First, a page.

TRACEY, DANIEL, physician, newspaper proprietor, editor, and politician; b. probably in 1794 in King’s (Offaly) County (Republic of Ireland), son of Denis Tracey, a merchant, and – Mainfold; d. unmarried 18 July 1832 in Montreal.
Little is known of Daniel Tracey’s childhood. Born into a Catholic family, he lost his parents when he was very young and was taken in, with his brother John and sister Ann, by a paternal uncle. After studying at a school run by a man named Morris, he entered Trinity College, University of Dublin, on 5 Dec. 1814, at the age of 20. He is not known to have received a degree there, but is believed to have enrolled subsequently in the Royal College of Surgeons in Ireland. Upon being admitted to the practice of medicine and surgery, he began his career in Dublin, where his abilities were quickly recognized. However, he was adamant in his hostility to the British government, which ruled the Catholic population with an iron hand, and in the end preferred to leave his country.
Tracey landed in Montreal with his brother and sister in 1825. His hatred of the British government did not diminish while he lived there. Indeed, it led him to approve of the Patriote party’s demands and aroused his interest in politics. With his launching on 12 Dec. 1828 of a bi-weekly paper, the Irish Vindicator and Canada General Advertiser (later the Vindicator and Canadian Advertiser), Tracey found a vehicle for his ideas. In its pages he displayed great admiration for Louis-Joseph Papineau*, whom he put on a level with Daniel O’Connell. As a defender of both the Irish and the Canadian causes, Tracey was in reality continuing the tradition of editorial writing begun by Jocelyn Waller in the Canadian Spectator of Montreal.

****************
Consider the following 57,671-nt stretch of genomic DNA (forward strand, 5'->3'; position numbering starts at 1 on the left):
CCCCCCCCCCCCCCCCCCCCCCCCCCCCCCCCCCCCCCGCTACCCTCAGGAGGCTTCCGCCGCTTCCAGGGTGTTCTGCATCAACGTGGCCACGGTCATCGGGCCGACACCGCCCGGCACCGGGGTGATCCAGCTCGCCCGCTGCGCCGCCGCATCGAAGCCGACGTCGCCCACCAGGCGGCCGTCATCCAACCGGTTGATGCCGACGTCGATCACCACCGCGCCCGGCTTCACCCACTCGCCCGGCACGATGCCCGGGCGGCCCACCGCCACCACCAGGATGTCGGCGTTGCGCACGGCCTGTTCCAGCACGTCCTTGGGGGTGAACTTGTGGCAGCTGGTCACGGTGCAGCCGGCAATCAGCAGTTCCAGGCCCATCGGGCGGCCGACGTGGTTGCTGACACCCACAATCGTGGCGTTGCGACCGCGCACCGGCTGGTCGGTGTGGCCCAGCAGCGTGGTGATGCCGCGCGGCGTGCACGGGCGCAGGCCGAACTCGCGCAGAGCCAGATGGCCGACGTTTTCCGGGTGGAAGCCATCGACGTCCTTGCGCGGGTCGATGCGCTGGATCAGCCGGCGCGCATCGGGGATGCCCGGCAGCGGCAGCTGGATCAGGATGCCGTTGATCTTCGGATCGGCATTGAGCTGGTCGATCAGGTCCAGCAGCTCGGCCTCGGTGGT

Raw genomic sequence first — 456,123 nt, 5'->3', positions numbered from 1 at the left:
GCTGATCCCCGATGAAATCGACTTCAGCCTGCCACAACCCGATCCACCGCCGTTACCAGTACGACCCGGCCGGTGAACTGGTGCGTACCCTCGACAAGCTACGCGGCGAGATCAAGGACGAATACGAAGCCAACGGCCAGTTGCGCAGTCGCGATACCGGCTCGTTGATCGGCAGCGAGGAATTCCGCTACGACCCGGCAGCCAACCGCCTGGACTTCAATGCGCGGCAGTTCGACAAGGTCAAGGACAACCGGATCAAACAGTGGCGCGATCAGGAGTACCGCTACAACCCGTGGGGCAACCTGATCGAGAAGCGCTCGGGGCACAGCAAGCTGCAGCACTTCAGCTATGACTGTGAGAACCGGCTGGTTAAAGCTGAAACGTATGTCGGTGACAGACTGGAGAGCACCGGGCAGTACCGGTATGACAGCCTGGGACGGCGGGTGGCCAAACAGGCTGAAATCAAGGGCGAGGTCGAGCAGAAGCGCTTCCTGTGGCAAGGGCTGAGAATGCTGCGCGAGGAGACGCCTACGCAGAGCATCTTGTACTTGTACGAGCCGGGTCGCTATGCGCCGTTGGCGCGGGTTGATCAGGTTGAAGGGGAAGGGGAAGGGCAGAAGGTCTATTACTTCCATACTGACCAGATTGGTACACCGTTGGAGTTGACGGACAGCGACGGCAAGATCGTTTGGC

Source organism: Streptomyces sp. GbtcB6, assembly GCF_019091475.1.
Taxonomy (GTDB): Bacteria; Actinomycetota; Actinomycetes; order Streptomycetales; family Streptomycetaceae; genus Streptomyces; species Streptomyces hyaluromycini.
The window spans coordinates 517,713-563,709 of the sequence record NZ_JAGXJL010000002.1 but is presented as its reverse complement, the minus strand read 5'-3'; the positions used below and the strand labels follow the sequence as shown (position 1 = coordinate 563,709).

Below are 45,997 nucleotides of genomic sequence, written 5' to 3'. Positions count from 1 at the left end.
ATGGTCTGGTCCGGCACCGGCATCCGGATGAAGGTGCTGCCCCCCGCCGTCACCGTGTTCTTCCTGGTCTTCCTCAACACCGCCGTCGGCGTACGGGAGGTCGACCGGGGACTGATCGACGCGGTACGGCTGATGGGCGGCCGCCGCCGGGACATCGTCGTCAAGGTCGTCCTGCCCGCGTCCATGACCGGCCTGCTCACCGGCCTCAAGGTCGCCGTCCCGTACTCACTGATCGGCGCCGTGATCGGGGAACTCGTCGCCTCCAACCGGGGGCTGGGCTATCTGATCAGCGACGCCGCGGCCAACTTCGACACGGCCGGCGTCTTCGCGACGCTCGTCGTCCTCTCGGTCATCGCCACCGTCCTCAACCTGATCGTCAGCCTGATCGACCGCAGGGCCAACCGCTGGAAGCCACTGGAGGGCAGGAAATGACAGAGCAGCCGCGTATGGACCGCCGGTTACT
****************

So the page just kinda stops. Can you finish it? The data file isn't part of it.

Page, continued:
Since the articles in the Vindicator were as fiery as those in La Minerve, if not more so, and since the members of the Legislative Council were sensitive to scrutiny, Tracey was charged with libel and imprisoned in 1832. The offending article, which was dated 3 January, had made an appeal for the “total annihilation” of the Legislative Council because it had rejected certain bills passed by the House of Assembly. Ludger Duvernay* of La Minerve met with the same fate as Tracey for an editorial published on 9 January in which he too demanded the “abolition” of the council. The two journalists were kept in jail at Quebec from 17 January until the close of the session on 25 February. Their imprisonment made them heroes in the eyes of the Patriotes, and as a result Tracey was chosen as a candidate for a by-election shortly afterwards.
The election was held to replace the member for Montreal West, John Fisher, who had resigned. It had been set for 25 April 1832 and the poll was to remain open according to legal regulations for six days a week until one hour had passed without any vote being cast. It ended on 22 May after 23 days of polling marred by numerous acts of violence. There were 691 votes for Tracey and 687 for Stanley Bagg, his opponent from the English party. Among Tracey’s supporters were Louis-Hippolyte La Fontaine*, Côme-Séraphin Cherrier*, Jacob De Witt*, and most of the craftsmen, farmers, carters, and day-labourers in the riding. Almost all were Canadian or Irish. Bagg had mustered the businessmen and office holders, only a few of whom, for example Pierre-Édouard Leclère*, were Irish or Canadian.